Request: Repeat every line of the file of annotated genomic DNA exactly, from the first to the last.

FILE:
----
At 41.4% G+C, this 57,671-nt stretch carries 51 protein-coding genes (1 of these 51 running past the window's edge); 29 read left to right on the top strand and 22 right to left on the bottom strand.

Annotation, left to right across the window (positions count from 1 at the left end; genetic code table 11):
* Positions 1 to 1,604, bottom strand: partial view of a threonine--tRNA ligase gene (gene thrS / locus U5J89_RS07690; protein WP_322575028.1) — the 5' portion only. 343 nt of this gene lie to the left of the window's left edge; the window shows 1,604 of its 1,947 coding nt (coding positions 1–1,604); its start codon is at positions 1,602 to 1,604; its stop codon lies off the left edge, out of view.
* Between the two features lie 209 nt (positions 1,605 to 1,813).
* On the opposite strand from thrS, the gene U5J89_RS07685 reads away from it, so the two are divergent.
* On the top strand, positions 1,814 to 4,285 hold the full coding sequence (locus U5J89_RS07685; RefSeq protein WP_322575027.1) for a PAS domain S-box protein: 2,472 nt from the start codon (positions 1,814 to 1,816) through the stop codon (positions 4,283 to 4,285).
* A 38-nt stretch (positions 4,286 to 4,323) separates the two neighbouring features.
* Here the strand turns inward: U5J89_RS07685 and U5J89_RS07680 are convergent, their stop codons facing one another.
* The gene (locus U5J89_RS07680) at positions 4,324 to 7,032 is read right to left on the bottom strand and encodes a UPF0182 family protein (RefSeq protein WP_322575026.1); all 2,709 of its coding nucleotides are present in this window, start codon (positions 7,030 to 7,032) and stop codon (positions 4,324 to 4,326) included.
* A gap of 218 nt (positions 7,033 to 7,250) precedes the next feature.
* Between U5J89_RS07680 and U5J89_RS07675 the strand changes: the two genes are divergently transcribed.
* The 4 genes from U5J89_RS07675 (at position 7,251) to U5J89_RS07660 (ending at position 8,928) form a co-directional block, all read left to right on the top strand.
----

At 41.4% G+C, this 57,671-nt stretch carries 51 protein-coding genes (1 of these 51 running past the window's edge); 29 read left to right on the top strand and 22 right to left on the bottom strand.

Annotation, left to right across the window (positions count from 1 at the left end; genetic code table 11):
* Positions 1 to 1,604, bottom strand: partial view of a threonine--tRNA ligase gene (gene thrS / locus U5J89_RS07690; protein WP_322575028.1) — the 5' portion only. 343 nt of this gene lie to the left of the window's left edge; the window shows 1,604 of its 1,947 coding nt (coding positions 1–1,604); its start codon is at positions 1,602 to 1,604; its stop codon lies off the left edge, out of view.
* Between the two features lie 209 nt (positions 1,605 to 1,813).
* On the opposite strand from thrS, the gene U5J89_RS07685 reads away from it, so the two are divergent.
* On the top strand, positions 1,814 to 4,285 hold the full coding sequence (locus U5J89_RS07685; RefSeq protein WP_322575027.1) for a PAS domain S-box protein: 2,472 nt from the start codon (positions 1,814 to 1,816) through the stop codon (positions 4,283 to 4,285).
* A 38-nt stretch (positions 4,286 to 4,323) separates the two neighbouring features.
* Here the strand turns inward: U5J89_RS07685 and U5J89_RS07680 are convergent, their stop codons facing one another.
* The gene (locus U5J89_RS07680) at positions 4,324 to 7,032 is read right to left on the bottom strand and encodes a UPF0182 family protein (RefSeq protein WP_322575026.1); all 2,709 of its coding nucleotides are present in this window, start codon (positions 7,030 to 7,032) and stop codon (positions 4,324 to 4,326) included.
* A gap of 218 nt (positions 7,033 to 7,250) precedes the next feature.
* Between U5J89_RS07680 and U5J89_RS07675 the strand changes: the two genes are divergently transcribed.
* The 4 genes from U5J89_RS07675 (at position 7,251) to U5J89_RS07660 (ending at position 8,928) form a co-directional block, all read left to right on the top strand.